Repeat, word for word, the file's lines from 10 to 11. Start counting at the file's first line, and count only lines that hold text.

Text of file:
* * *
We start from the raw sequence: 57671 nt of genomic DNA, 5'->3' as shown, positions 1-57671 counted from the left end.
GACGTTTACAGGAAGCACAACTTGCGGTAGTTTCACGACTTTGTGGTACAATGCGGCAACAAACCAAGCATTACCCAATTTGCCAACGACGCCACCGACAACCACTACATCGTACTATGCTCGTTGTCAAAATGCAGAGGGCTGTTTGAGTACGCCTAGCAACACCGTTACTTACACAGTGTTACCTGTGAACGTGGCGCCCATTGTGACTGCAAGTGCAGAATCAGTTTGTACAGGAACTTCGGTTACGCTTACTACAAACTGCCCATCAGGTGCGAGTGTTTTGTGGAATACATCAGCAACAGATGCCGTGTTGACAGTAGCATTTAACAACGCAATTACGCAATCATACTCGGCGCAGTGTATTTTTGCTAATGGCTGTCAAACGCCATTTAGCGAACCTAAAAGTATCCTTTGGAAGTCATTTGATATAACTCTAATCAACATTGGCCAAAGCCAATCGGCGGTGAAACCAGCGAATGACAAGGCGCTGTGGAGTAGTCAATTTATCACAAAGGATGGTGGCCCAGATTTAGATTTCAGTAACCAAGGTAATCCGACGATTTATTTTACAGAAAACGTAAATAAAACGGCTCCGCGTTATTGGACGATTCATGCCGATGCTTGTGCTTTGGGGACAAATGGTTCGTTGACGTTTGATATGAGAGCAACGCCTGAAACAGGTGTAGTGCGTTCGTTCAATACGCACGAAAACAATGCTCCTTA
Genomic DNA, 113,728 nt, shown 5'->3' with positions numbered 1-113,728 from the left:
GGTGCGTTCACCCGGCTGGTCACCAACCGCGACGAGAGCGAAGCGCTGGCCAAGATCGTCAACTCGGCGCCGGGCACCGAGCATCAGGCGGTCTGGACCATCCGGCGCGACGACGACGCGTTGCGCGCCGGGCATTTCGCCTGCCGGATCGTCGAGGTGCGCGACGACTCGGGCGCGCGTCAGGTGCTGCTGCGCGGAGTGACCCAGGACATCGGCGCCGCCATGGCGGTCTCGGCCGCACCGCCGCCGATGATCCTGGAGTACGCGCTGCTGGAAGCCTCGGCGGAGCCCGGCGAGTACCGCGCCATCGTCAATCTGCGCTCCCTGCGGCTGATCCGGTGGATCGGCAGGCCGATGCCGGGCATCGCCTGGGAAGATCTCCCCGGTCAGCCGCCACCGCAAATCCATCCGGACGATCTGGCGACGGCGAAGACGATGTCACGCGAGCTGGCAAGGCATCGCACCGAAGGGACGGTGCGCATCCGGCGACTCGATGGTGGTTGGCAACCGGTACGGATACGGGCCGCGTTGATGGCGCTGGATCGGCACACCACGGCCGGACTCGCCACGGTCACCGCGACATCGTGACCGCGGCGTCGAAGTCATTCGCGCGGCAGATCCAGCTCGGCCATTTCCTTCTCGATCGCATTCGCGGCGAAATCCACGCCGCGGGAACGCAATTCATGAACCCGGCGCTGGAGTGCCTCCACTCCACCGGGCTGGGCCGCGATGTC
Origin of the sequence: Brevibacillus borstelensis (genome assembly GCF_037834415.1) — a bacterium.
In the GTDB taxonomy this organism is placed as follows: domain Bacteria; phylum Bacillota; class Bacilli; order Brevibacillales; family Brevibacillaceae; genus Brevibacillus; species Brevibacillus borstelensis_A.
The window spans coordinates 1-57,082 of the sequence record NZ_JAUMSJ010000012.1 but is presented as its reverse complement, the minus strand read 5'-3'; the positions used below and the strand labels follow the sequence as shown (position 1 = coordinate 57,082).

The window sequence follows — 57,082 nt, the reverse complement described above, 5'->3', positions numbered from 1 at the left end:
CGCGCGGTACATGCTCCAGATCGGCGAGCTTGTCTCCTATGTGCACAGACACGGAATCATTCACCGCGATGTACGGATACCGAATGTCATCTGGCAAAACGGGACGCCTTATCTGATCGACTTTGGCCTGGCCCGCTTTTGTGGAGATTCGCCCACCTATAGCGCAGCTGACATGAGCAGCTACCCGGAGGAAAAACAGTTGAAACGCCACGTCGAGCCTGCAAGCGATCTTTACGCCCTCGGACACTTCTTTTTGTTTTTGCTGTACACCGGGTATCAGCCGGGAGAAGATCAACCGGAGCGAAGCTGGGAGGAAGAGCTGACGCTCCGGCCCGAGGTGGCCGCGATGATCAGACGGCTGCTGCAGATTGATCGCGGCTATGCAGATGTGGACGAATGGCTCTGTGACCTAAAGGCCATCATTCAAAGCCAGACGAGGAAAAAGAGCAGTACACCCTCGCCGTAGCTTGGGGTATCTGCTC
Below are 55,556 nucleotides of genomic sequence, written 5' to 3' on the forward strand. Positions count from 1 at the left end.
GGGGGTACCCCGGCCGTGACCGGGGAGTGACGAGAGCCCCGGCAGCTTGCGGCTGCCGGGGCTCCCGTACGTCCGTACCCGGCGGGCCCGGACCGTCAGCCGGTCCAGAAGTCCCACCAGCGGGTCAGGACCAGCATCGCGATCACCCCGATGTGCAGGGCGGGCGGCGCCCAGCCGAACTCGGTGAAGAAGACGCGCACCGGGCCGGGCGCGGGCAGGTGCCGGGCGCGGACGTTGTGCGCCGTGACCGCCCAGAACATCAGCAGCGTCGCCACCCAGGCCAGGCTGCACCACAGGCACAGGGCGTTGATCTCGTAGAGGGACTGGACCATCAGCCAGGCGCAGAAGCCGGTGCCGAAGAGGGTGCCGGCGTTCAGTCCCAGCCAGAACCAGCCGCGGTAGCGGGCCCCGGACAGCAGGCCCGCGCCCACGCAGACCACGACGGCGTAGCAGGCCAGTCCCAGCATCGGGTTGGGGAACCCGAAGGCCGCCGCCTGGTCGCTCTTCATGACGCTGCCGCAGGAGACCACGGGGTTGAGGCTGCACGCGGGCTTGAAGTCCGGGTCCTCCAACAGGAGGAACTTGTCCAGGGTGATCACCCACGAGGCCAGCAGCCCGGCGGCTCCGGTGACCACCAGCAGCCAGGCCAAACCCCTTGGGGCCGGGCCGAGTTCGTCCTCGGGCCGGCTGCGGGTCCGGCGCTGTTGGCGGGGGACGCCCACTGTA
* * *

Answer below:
Below are 55,556 nucleotides of genomic sequence, written 5' to 3' on the forward strand. Positions count from 1 at the left end.
GGGGGTACCCCGGCCGTGACCGGGGAGTGACGAGAGCCCCGGCAGCTTGCGGCTGCCGGGGCTCCCGTACGTCCGTACCCGGCGGGCCCGGACCGTCAGCCGGTCCAGAAGTCCCACCAGCGGGTCAGGACCAGCATCGCGATCACCCCGATGTGCAGGGCGGGCGGCGCCCAGCCGAACTCGGTGAAGAAGACGCGCACCGGGCCGGGCGCGGGCAGGTGCCGGGCGCGGACGTTGTGCGCCGTGACCGCCCAGAACATCAGCAGCGTCGCCACCCAGGCCAGGCTGCACCACAGGCACAGGGCGTTGATCTCGTAGAGGGACTGGACCATCAGCCAGGCGCAGAAGCCGGTGCCGAAGAGGGTGCCGGCGTTCAGTCCCAGCCAGAACCAGCCGCGGTAGCGGGCCCCGGACAGCAGGCCCGCGCCCACGCAGACCACGACGGCGTAGCAGGCCAGTCCCAGCATCGGGTTGGGGAACCCGAAGGCCGCCGCCTGGTCGCTCTTCATGACGCTGCCGCAGGAGACCACGGGGTTGAGGCTGCACGCGGGCTTGAAGTCCGGGTCCTCCAACAGGAGGAACTTGTCCAGGGTGATCACCCACGAGGCCAGCAGCCCGGCGGCTCCGGTGACCACCAGCAGCCAGGCCAAACCCCTTGGGGCCGGGCCGAGTTCGTCCTCGGGCCGGCTGCGGGTCCGGCGCTGTTGGCGGGGGACGCCCACTGTA